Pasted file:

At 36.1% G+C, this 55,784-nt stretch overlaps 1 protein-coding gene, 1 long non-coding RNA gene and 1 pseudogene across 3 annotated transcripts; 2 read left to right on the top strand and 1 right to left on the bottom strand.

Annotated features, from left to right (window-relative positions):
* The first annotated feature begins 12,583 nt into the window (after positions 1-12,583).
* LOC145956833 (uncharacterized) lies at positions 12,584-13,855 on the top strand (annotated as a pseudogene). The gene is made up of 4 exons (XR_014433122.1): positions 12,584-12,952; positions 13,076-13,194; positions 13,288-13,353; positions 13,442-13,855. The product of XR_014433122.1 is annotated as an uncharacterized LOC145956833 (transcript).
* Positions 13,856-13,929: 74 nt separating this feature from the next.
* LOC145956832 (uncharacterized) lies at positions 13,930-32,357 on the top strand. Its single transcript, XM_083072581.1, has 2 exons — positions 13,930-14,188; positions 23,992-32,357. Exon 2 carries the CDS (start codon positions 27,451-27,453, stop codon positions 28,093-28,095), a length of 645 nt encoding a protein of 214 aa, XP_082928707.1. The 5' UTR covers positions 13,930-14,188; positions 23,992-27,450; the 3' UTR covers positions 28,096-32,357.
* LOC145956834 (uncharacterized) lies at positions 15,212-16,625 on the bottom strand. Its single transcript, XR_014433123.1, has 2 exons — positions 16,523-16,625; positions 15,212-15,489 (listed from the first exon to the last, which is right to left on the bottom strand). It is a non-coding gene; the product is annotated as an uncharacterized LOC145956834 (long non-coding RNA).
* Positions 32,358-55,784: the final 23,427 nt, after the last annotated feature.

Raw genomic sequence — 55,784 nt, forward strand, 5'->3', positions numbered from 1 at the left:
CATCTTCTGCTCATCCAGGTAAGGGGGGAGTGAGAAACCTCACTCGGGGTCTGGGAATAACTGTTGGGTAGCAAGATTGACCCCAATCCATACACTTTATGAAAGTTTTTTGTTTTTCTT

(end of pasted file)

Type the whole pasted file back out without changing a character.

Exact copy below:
At 36.1% G+C, this 55,784-nt stretch overlaps 1 protein-coding gene, 1 long non-coding RNA gene and 1 pseudogene across 3 annotated transcripts; 2 read left to right on the top strand and 1 right to left on the bottom strand.

Annotated features, from left to right (window-relative positions):
* The first annotated feature begins 12,583 nt into the window (after positions 1-12,583).
* LOC145956833 (uncharacterized) lies at positions 12,584-13,855 on the top strand (annotated as a pseudogene). The gene is made up of 4 exons (XR_014433122.1): positions 12,584-12,952; positions 13,076-13,194; positions 13,288-13,353; positions 13,442-13,855. The product of XR_014433122.1 is annotated as an uncharacterized LOC145956833 (transcript).
* Positions 13,856-13,929: 74 nt separating this feature from the next.
* LOC145956832 (uncharacterized) lies at positions 13,930-32,357 on the top strand. Its single transcript, XM_083072581.1, has 2 exons — positions 13,930-14,188; positions 23,992-32,357. Exon 2 carries the CDS (start codon positions 27,451-27,453, stop codon positions 28,093-28,095), a length of 645 nt encoding a protein of 214 aa, XP_082928707.1. The 5' UTR covers positions 13,930-14,188; positions 23,992-27,450; the 3' UTR covers positions 28,096-32,357.
* LOC145956834 (uncharacterized) lies at positions 15,212-16,625 on the bottom strand. Its single transcript, XR_014433123.1, has 2 exons — positions 16,523-16,625; positions 15,212-15,489 (listed from the first exon to the last, which is right to left on the bottom strand). It is a non-coding gene; the product is annotated as an uncharacterized LOC145956834 (long non-coding RNA).
* Positions 32,358-55,784: the final 23,427 nt, after the last annotated feature.

Raw genomic sequence — 55,784 nt, forward strand, 5'->3', positions numbered from 1 at the left:
CATCTTCTGCTCATCCAGGTAAGGGGGGAGTGAGAAACCTCACTCGGGGTCTGGGAATAACTGTTGGGTAGCAAGATTGACCCCAATCCATACACTTTATGAAAGTTTTTTGTTTTTCTT